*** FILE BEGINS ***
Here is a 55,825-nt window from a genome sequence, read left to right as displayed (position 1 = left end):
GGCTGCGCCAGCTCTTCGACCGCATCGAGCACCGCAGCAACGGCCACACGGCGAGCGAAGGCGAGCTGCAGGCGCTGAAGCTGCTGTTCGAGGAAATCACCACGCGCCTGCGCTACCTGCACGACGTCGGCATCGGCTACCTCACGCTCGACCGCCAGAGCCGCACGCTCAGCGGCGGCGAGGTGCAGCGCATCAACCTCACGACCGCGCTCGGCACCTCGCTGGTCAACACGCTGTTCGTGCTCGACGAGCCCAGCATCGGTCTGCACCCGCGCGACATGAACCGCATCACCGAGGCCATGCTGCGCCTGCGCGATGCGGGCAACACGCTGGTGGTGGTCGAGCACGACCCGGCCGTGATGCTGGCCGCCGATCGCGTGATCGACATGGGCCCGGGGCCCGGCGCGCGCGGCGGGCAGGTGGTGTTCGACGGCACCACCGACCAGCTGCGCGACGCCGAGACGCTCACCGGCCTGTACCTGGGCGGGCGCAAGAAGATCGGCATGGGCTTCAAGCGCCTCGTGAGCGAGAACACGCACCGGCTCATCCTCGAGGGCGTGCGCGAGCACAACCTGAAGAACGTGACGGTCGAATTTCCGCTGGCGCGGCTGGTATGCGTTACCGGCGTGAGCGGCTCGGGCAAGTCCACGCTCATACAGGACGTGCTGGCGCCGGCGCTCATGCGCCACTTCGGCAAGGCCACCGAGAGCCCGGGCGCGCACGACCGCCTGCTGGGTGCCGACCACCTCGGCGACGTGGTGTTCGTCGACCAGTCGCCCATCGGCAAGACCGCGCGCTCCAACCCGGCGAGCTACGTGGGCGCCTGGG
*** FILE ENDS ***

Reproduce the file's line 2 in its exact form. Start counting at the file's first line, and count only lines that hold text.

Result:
GGCTGCGCCAGCTCTTCGACCGCATCGAGCACCGCAGCAACGGCCACACGGCGAGCGAAGGCGAGCTGCAGGCGCTGAAGCTGCTGTTCGAGGAAATCACCACGCGCCTGCGCTACCTGCACGACGTCGGCATCGGCTACCTCACGCTCGACCGCCAGAGCCGCACGCTCAGCGGCGGCGAGGTGCAGCGCATCAACCTCACGACCGCGCTCGGCACCTCGCTGGTCAACACGCTGTTCGTGCTCGACGAGCCCAGCATCGGTCTGCACCCGCGCGACATGAACCGCATCACCGAGGCCATGCTGCGCCTGCGCGATGCGGGCAACACGCTGGTGGTGGTCGAGCACGACCCGGCCGTGATGCTGGCCGCCGATCGCGTGATCGACATGGGCCCGGGGCCCGGCGCGCGCGGCGGGCAGGTGGTGTTCGACGGCACCACCGACCAGCTGCGCGACGCCGAGACGCTCACCGGCCTGTACCTGGGCGGGCGCAAGAAGATCGGCATGGGCTTCAAGCGCCTCGTGAGCGAGAACACGCACCGGCTCATCCTCGAGGGCGTGCGCGAGCACAACCTGAAGAACGTGACGGTCGAATTTCCGCTGGCGCGGCTGGTATGCGTTACCGGCGTGAGCGGCTCGGGCAAGTCCACGCTCATACAGGACGTGCTGGCGCCGGCGCTCATGCGCCACTTCGGCAAGGCCACCGAGAGCCCGGGCGCGCACGACCGCCTGCTGGGTGCCGACCACCTCGGCGACGTGGTGTTCGTCGACCAGTCGCCCATCGGCAAGACCGCGCGCTCCAACCCGGCGAGCTACGTGGGCGCCTGGG